The Focus Electric is Ford's first all electric passenger vehicle. From the Focus Electric website:
"Powered exclusively by a lithium-ion battery system, the 2013 Ford Focus Electric has a city fuel efficiency rating of 110 MPGe. That’s the best city rating in its class."
"The Focus Electric gets all of its power from an advanced state-of-the-art 23kWh liquid-cooled, high-voltage lithium-ion battery system. It gives you a best-in-class range of up to 76 miles on each charge."
Ford's biggest competitor for the Focus Electric is the Nissan Leaf.
From Car and Driver's report on the Focus Electric with some nice comparisons to the Nissan Leaf:
"That said, the electric Focus is no stoplight king. A 141-hp AC motor sits between the front wheels and offers 188 pound-feet of torque at all times. The motor works against 3612 pounds of mass through a single-speed transaxle. Acceleration has the slow grace of a Lincoln Town Car. We clocked a 0-to-60-mph time of 10.3 seconds, a few tenths off the less powerful, nearly 235-pound-lighter Leaf. Remember 85-mph speedometers? The electric Focus could barely peg one; top speed is reported to be governed at 84 mph, but we managed 85 with our test vehicle. The Focus Electric covers a quarter-mile in 17.9 seconds, reaching 80 mph at that same time."
"According to EPA tests, the Ford EV has a range of 76 miles on a single charge; on the same test, the Leaf scores 73. The Focus is slightly more efficient than the Leaf and returns a combined mileage number of 105 MPGe (miles per gallon equivalent) compared with the Leaf’s 99. That means the electric Focus can travel 100 miles for about 25 cents less than the Leaf. We saw 94 MPGe in our short test, and managed an 83-mile range on a trip that was roughly half city and half highway driving.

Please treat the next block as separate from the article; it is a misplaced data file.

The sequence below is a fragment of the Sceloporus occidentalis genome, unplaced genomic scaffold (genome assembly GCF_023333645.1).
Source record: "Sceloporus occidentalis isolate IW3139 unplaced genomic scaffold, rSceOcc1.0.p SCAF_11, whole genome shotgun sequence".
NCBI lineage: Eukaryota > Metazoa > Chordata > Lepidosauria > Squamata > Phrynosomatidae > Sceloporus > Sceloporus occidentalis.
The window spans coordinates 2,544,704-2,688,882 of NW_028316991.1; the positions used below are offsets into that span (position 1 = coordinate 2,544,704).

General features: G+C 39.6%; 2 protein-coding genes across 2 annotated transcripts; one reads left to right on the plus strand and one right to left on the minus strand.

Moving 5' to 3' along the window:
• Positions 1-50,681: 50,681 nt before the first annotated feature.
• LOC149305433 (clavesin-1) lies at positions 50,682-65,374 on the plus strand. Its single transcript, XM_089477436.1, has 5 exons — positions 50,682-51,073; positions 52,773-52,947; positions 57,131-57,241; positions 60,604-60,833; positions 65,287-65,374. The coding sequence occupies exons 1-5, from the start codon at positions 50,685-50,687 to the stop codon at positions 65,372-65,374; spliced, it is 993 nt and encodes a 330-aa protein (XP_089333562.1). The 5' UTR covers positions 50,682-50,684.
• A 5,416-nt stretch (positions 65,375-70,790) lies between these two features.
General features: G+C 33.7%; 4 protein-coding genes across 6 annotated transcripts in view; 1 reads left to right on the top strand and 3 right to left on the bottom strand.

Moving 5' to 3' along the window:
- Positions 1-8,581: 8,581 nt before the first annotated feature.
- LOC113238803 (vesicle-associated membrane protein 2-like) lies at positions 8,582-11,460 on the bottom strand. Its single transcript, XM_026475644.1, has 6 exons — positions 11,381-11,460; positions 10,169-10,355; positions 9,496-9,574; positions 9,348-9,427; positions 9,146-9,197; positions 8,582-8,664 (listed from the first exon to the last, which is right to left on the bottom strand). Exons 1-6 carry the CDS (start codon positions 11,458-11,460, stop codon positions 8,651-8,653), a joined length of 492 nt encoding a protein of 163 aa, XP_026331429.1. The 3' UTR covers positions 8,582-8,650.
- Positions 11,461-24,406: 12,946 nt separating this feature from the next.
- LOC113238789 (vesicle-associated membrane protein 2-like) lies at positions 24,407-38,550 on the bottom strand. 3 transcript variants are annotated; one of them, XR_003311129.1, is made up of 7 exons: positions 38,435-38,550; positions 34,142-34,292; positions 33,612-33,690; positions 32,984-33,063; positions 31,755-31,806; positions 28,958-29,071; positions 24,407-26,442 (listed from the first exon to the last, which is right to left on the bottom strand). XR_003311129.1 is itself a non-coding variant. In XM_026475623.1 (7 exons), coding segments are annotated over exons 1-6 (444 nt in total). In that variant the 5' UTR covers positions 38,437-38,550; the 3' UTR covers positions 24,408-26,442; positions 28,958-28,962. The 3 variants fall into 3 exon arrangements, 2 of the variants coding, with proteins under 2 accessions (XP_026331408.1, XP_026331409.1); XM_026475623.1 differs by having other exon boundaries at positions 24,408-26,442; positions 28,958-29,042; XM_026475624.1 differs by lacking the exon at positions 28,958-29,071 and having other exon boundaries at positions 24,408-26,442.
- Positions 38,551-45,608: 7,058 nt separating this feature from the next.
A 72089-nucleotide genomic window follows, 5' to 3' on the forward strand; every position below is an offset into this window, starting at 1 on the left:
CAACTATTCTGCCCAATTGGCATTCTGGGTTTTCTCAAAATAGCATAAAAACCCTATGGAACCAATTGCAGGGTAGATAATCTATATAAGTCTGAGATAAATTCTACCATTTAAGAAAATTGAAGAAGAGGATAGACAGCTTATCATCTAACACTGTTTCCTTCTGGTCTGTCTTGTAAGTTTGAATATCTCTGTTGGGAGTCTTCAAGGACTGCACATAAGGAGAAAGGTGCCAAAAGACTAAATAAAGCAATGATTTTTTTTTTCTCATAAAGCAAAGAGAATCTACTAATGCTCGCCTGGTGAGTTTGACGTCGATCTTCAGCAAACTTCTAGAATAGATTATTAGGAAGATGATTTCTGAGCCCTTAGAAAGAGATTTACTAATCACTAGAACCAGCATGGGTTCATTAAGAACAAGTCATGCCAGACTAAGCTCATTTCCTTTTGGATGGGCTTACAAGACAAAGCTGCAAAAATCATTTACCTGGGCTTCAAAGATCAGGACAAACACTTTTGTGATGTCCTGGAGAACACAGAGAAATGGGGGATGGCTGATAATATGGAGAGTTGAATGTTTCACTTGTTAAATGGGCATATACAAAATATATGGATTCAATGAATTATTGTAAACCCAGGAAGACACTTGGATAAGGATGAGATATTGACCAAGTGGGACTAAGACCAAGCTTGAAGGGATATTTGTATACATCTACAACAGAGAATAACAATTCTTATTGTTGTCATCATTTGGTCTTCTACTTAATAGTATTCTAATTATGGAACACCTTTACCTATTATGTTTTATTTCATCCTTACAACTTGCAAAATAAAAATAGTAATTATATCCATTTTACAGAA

Another advantage for the Ford is that recharging the Focus’s 23-kWh lithium-ion battery from empty takes three to four hours on 240-volt power, or nearly half the time required for the Leaf (although we hear that Nissan will be upgrading the car's onboard charger for quicker refills soon). On 120 volts, a full charge of the Ford takes about 20 hours. Ford credits the battery’s highly effective cooling system for this. Unlike what Nissan offers for the Leaf, Ford isn’t making available a quick-charge 440-volt plug on the Focus, but there is less need for one."